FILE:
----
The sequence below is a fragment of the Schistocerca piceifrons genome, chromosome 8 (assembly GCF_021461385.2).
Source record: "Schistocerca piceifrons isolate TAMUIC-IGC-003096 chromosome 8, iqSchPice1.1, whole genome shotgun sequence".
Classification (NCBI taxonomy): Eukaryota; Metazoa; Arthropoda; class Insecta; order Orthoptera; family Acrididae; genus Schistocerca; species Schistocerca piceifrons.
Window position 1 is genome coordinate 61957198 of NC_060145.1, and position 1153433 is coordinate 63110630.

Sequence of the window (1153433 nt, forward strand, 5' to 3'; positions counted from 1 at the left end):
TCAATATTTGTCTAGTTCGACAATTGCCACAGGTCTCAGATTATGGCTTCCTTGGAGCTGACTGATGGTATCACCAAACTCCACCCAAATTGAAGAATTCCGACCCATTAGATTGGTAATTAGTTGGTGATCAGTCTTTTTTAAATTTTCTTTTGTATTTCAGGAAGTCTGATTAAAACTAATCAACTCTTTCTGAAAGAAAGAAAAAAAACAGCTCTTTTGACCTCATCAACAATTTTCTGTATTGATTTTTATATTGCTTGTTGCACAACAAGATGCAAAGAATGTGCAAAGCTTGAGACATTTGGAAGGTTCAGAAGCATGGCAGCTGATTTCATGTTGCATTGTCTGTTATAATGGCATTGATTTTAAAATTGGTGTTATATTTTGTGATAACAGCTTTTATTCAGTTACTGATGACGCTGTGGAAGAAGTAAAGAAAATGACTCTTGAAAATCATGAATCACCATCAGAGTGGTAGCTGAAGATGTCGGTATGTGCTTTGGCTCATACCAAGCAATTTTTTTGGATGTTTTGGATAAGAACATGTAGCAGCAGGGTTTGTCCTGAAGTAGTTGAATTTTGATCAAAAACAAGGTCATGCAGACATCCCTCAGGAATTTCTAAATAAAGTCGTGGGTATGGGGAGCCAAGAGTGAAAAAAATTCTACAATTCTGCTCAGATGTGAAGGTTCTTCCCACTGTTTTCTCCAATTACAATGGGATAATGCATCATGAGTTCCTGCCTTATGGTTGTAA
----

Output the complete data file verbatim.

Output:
The sequence below is a fragment of the Schistocerca piceifrons genome, chromosome 8 (assembly GCF_021461385.2).
Source record: "Schistocerca piceifrons isolate TAMUIC-IGC-003096 chromosome 8, iqSchPice1.1, whole genome shotgun sequence".
Classification (NCBI taxonomy): Eukaryota; Metazoa; Arthropoda; class Insecta; order Orthoptera; family Acrididae; genus Schistocerca; species Schistocerca piceifrons.
Window position 1 is genome coordinate 61957198 of NC_060145.1, and position 1153433 is coordinate 63110630.

Sequence of the window (1153433 nt, forward strand, 5' to 3'; positions counted from 1 at the left end):
TCAATATTTGTCTAGTTCGACAATTGCCACAGGTCTCAGATTATGGCTTCCTTGGAGCTGACTGATGGTATCACCAAACTCCACCCAAATTGAAGAATTCCGACCCATTAGATTGGTAATTAGTTGGTGATCAGTCTTTTTTAAATTTTCTTTTGTATTTCAGGAAGTCTGATTAAAACTAATCAACTCTTTCTGAAAGAAAGAAAAAAAACAGCTCTTTTGACCTCATCAACAATTTTCTGTATTGATTTTTATATTGCTTGTTGCACAACAAGATGCAAAGAATGTGCAAAGCTTGAGACATTTGGAAGGTTCAGAAGCATGGCAGCTGATTTCATGTTGCATTGTCTGTTATAATGGCATTGATTTTAAAATTGGTGTTATATTTTGTGATAACAGCTTTTATTCAGTTACTGATGACGCTGTGGAAGAAGTAAAGAAAATGACTCTTGAAAATCATGAATCACCATCAGAGTGGTAGCTGAAGATGTCGGTATGTGCTTTGGCTCATACCAAGCAATTTTTTTGGATGTTTTGGATAAGAACATGTAGCAGCAGGGTTTGTCCTGAAGTAGTTGAATTTTGATCAAAAACAAGGTCATGCAGACATCCCTCAGGAATTTCTAAATAAAGTCGTGGGTATGGGGAGCCAAGAGTGAAAAAAATTCTACAATTCTGCTCAGATGTGAAGGTTCTTCCCACTGTTTTCTCCAATTACAATGGGATAATGCATCATGAGTTCCTGCCTTATGGTTGTAA